The London Merchant: Or, the History of George Barnwell. As it is Acted at the Theatre Royal in Drury-Lane, by His Majesty's Servants. By Mr. Lillo

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Henry Lintot, 1754 - English drama - 70 pages

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Page 16 - I have no heir, no child but thee ; the fruits of many years successful industry must all be thine : now it would give me pleasure great...
Page 7 - I have attempted, indeed, to enlarge the province of the graver kind of poetry, and should be glad to see it carried on by some abler hand. Plays founded on moral tales in private life may be of admirable use by carrying conviction to the mind with such irresistible force as to engage all the faculties and powers of the soul in the cause of virtue by stifling vice in its first principles.
Page 34 - ... the unhospitable world, in misery and want, attended with fear and danger, and pursued by malice and revenge— wouldst thou endure all this for me, and can I do nothing, nothing to prevent it? LUCY. 'Tis really a pity there can be no way found out.
Page 50 - Think you I added sacrilege to murder? Oh! had you seen him as his life flowed from him in a crimson flood >. and heard him praying for me by the double...
Page 13 - THOROWGOOD'S house. [Enter THOROWGOOD and TRUEMAN.] TRUEMAN. Sir, the packet from Genoa is arrived. [Gives letters.] THOROWGOOD. Heav'n be praised! The storm that threatened our royal mistress, pure religion, liberty and laws, is for a time diverted. The haughty and revengeful Spaniard, disappointed of the loan on which he depended from Genoa, must now attend the slow return of wealth from his new world, to supply his empty coffers ere he can execute his...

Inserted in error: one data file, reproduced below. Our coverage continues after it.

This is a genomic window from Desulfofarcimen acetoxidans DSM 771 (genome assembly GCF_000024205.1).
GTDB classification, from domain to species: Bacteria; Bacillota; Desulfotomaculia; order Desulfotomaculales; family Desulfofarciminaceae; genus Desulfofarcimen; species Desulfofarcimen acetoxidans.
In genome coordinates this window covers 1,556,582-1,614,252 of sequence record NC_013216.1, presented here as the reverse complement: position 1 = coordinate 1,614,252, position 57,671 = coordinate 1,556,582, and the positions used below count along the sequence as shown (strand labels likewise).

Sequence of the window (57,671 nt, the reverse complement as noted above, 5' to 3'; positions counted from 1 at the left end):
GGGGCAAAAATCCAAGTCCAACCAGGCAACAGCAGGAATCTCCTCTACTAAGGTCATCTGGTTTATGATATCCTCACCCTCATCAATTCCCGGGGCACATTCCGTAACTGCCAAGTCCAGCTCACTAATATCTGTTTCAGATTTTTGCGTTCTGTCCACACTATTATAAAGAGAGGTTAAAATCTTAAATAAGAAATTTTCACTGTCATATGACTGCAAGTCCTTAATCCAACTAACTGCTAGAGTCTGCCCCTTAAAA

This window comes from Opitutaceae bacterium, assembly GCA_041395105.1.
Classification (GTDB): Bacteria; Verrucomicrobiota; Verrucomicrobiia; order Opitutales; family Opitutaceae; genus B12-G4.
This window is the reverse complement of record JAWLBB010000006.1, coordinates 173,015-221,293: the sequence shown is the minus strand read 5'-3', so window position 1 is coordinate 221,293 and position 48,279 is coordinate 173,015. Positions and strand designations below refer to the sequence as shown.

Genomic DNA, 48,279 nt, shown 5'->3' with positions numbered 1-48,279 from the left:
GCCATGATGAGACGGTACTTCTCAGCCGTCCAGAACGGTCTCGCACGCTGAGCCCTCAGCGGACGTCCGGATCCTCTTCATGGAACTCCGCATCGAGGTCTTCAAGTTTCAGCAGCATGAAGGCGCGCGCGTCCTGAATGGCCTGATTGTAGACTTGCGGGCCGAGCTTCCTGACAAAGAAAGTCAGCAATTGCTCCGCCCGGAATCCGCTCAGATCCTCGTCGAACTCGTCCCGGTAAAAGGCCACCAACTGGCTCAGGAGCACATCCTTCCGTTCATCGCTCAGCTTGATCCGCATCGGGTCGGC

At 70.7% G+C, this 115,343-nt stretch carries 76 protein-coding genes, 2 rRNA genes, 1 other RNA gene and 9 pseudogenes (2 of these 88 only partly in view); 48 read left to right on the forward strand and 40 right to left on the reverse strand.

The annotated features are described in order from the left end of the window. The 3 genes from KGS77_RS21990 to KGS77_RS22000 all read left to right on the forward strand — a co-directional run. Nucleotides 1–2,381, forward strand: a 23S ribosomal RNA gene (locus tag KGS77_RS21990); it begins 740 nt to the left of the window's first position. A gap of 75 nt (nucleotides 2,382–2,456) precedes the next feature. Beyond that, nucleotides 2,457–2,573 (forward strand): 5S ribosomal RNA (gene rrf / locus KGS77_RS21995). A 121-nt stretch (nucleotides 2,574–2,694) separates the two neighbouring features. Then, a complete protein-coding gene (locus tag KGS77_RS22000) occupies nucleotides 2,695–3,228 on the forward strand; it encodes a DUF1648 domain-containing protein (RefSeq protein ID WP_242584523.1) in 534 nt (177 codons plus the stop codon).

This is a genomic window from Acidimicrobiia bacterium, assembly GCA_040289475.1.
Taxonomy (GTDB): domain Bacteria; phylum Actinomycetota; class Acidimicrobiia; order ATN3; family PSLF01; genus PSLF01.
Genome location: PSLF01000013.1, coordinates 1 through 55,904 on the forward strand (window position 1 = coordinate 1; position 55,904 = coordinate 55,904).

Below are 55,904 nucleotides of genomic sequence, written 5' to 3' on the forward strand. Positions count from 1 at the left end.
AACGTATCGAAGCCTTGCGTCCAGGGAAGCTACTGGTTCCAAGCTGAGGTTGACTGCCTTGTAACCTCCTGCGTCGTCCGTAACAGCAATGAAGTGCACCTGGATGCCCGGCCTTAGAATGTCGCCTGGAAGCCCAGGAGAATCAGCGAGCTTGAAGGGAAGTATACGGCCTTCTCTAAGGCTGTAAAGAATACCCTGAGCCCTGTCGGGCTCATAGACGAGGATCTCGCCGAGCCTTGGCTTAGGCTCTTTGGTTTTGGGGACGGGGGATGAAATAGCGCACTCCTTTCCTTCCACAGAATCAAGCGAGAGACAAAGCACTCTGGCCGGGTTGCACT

Page 51 - Whining, preposterous, canting villain ! to murder your uncle, rob him of life, nature's first, last, dear prerogative, after which there's no injury, then fear to take what he no longer wanted, and bring to me your penury and guilt. Do you think I'll hazard my reputation, nay, my life, to entertain you ? Barn.
Page 45 - ... attracts each weeping eye, and fills the musing soul, at once, with grief and horror, pity and aversion. I will indulge the thought. The wise man prepares himself for death by making it familiar to his mind. When strong reflections hold the mirror near, and the living in the dead behold their future selves, how does each inordinate passion and desire cease, or sicken at the view!
Page 46 - Oh, do not look so tenderly upon me. Let indignation lighten from your eyes, and blast me ere you die. — By heaven, he weeps, in pity of my woes. Tears, — tears, for blood.
Page 17 - I would not that they should, unless his merit recommends him more. A noble birth and fortune, though they make not a bad man good, yet they are a real advantage to a worthy one, and place his virtues in the fairest light.
Page 22 - So! She has wheedled him out of his virtue of obedience already, and will strip him of all the rest, one after another, till she has left him. as few as her ladyship or myself.

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